Premium Content is all the rage.
News media websites do it.
Influencer blogs do it.
Authority blogs do it.
Websites for magazines that publish print editions do it.
You’ve seen it before – you open a link to a tantalizing blog post, see the first paragraph or so, then are prompted to click a button in order to see the full article.
You can do it, too.
Set up a Premium Content area on your website that your subscribers can access once they pay.
It’s a simple way to add another stream of income that can get you paid for some of what you’re already doing for free – why not?
Technologically, setting up Premium Content simple.
Many membership applications that work with WordPress make it easy to implement – I know Wishlist Member does it.
When posting the article, turn protection “on” and then put in a shortcode after the first paragraph.
Link the article to a member level and attach a subscription option to it.
Public viewers will see a prompt to subscribe in order to read your Premium Content.
A few tactics can make Premium Content a much more effective strategy for you.
First, don’t lock down ALL your content.
Entice your readers by letting them see your really good “premium” stuff.
Then, put the paywall in on your “authority” content – maybe 10-20% of the articles if you’re attracting a mass audience, or 40% if you’re attracting a more niche audience – in both cases, lock down the Premium Content that is more detailed and specific.
Second, your headline and that first paragraph on your Premium Content articles are critical.
This is your chance to get them so excited that what they’re about to see will solve a major problem, or bring about a major breakthrough, they’ll feel a sense of missing out if they don’t pay for a subscription.
Third, leverage your e-mail and social media accordingly.
Premium Content is what you’ll work hardest to promote.
These are the posts you’ll promote repeatedly on your social media and send broadcast e-mails to your opted-in subscribers about.
Price your Premium Content so subscribers stay longer than you (or they) expect.
The pricing should be very low – something between $7 and $14 per month.
Your goal is to make it such a no-brainer that your reader will feel it’s worth more than that just to read that one article.
Funny thing – they will tend to stick around for more Premium Content, and because it’s such a low price point, they may take longer to cancel even though they signed up for just that one article originally.
You’ll do your best to keep your Premium Content subscribers coming back for more, but remember the whole thing about the horse and the drinking water – your subscribers are intelligent adults.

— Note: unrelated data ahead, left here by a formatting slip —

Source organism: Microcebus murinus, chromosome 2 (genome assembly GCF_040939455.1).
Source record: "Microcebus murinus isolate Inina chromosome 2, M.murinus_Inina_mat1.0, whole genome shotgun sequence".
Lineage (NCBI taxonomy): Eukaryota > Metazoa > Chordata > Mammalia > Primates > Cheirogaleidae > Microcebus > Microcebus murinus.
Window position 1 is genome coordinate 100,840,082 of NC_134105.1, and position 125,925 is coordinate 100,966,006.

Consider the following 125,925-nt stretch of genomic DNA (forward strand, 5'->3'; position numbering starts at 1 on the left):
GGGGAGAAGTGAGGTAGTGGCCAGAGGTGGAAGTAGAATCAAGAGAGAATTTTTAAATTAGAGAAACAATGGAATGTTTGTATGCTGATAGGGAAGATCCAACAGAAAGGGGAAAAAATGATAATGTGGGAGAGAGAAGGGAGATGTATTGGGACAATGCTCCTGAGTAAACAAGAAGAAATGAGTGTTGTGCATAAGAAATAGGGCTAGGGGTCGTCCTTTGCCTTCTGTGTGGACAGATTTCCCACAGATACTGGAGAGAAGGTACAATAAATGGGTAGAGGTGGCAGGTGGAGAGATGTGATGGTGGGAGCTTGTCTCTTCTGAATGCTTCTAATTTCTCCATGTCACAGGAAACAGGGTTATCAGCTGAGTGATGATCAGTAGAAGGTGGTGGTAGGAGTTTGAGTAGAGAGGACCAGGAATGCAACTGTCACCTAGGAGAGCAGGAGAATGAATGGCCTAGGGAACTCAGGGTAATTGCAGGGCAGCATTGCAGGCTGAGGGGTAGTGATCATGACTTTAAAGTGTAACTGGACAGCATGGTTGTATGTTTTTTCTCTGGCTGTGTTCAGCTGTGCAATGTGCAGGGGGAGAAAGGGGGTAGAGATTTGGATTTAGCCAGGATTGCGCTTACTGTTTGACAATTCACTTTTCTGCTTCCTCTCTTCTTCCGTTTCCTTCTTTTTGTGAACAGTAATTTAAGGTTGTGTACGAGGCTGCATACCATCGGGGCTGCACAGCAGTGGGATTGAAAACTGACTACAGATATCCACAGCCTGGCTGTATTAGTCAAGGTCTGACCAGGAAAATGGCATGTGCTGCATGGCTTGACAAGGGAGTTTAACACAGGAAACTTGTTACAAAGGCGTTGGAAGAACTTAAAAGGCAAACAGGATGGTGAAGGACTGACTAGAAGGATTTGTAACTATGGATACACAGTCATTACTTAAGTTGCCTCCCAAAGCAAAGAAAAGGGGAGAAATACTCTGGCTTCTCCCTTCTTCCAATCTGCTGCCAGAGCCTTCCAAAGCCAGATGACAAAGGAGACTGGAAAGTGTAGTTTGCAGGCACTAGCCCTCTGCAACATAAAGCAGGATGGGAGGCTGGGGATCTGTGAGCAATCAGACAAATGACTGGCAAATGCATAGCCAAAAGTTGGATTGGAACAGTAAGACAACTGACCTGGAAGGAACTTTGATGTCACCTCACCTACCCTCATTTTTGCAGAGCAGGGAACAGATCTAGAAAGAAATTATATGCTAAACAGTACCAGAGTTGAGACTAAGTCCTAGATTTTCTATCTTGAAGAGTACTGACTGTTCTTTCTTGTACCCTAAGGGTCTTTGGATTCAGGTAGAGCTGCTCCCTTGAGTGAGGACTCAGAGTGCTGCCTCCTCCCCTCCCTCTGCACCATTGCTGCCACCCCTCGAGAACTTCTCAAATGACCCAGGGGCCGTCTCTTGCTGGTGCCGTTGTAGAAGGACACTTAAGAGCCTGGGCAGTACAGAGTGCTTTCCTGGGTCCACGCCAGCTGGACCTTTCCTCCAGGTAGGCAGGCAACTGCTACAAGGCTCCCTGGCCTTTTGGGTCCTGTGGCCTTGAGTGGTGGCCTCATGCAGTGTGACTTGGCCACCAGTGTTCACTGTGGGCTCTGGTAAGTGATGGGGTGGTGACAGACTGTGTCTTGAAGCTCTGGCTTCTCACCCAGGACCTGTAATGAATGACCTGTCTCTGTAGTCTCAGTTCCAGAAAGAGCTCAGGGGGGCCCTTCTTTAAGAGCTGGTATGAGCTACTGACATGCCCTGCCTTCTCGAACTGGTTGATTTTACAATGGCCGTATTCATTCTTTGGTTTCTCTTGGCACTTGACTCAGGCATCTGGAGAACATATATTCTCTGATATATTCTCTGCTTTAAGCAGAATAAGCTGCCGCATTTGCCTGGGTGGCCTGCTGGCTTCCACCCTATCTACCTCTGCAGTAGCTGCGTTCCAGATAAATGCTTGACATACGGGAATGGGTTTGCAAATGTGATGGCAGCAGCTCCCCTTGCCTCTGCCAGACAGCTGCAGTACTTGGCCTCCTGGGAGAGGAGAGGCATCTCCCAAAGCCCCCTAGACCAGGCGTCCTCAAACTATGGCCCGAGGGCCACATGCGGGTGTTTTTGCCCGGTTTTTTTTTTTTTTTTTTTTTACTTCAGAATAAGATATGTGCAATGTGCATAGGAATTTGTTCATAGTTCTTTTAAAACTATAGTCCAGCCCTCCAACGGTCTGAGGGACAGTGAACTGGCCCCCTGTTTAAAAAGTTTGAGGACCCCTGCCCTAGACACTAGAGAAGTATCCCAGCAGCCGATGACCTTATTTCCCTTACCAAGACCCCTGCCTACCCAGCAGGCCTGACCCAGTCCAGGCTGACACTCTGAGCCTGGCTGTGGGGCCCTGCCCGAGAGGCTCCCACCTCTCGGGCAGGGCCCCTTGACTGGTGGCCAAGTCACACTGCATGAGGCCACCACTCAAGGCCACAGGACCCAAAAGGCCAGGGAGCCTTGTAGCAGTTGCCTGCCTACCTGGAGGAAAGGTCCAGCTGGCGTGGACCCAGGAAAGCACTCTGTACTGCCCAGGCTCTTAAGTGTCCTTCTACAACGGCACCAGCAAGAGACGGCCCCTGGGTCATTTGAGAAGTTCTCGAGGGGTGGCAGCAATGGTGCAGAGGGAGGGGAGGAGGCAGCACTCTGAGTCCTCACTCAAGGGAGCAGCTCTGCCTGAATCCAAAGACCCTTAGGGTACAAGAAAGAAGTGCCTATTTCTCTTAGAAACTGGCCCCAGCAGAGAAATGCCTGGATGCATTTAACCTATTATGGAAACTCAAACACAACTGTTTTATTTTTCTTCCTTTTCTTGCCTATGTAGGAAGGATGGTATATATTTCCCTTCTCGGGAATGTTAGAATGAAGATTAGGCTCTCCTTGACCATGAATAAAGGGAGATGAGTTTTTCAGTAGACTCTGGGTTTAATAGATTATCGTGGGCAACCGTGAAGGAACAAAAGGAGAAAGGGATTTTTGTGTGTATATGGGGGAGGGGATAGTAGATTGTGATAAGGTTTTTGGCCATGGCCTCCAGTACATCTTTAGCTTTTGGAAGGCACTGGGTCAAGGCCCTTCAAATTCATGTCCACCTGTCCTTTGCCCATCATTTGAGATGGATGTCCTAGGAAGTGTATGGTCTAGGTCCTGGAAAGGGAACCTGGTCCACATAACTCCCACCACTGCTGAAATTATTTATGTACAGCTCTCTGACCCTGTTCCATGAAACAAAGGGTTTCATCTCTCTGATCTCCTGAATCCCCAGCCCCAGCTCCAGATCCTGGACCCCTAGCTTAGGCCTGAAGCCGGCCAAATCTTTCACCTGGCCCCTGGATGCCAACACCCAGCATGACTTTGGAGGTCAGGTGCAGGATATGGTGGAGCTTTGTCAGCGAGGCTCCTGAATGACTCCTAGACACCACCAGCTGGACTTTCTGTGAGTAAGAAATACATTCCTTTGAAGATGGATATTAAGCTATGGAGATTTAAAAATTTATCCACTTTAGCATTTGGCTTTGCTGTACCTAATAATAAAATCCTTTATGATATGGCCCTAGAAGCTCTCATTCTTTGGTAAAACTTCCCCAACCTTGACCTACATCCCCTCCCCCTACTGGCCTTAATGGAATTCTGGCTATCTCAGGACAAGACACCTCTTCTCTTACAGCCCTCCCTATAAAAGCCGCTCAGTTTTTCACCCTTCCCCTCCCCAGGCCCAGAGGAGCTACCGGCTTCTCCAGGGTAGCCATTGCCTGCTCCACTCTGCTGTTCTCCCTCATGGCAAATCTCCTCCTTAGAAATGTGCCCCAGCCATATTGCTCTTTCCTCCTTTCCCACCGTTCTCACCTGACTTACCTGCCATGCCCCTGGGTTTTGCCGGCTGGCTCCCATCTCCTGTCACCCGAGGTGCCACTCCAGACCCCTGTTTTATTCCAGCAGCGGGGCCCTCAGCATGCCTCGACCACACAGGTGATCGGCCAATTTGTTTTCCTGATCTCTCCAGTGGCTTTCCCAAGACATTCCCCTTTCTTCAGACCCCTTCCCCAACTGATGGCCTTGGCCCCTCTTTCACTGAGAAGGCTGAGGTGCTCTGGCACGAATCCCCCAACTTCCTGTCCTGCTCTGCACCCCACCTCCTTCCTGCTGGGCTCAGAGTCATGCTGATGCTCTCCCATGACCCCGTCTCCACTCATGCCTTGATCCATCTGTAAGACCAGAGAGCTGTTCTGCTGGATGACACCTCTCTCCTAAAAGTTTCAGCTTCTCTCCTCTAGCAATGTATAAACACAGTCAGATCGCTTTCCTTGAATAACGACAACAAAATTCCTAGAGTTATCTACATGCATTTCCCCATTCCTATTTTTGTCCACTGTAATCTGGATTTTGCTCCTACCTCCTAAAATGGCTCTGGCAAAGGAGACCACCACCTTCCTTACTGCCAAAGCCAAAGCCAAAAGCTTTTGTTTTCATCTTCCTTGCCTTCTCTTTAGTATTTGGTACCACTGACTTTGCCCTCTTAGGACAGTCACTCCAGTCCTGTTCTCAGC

Pay some bills with Premium Content now, then bring in big-ticket clients.
Let’s say you get 20 subscribers at $7/month.
That’s an extra $140 that would certainly pay at least a couple bills, or buy the coffee you drink while you write the content!
Multiply exponentially, and this could be a decent stream of income for something that, up until now, you may be doing too much of already – letting your brain get picked for free.
Now, here’s the magic.
By charging for Premium Content, you’ve created the mindframe that you are an authority worth investing in, rather than a cheap commodity.
So when you show your high-ticket offers, your prospects will already be in the pattern of paying you in exchange for your top value and will be more likely to step up.
It may seem uneven, but that’s how reciprocity works.
Four questions to ask yourself right now that will drive your Premium Content strategy.
What questions do brain-pickers ask you all the time, for which you have the best, most valuable answer?
What are you deleting when you draft your current content because you realize in the editing process it’s just a little too much to give away?
What snippets of your courses are just so good, that if they weren’t the best-kept secrets prospects can only get for $500, would be worth a couple bucks and could leave them yearning for the full meal?
What long, valuable replies are you posting in discussion groups that have people saying “wow, thanks!” but not “how can I hire you”?
Again, let the stuff you’re already doing drive your Premium Content Strategy.
Essentially, it’s an introductory form of coaching that creates a frame for masterminding.
(Also… could your Premium Content go into your books that you sell to your prospects?)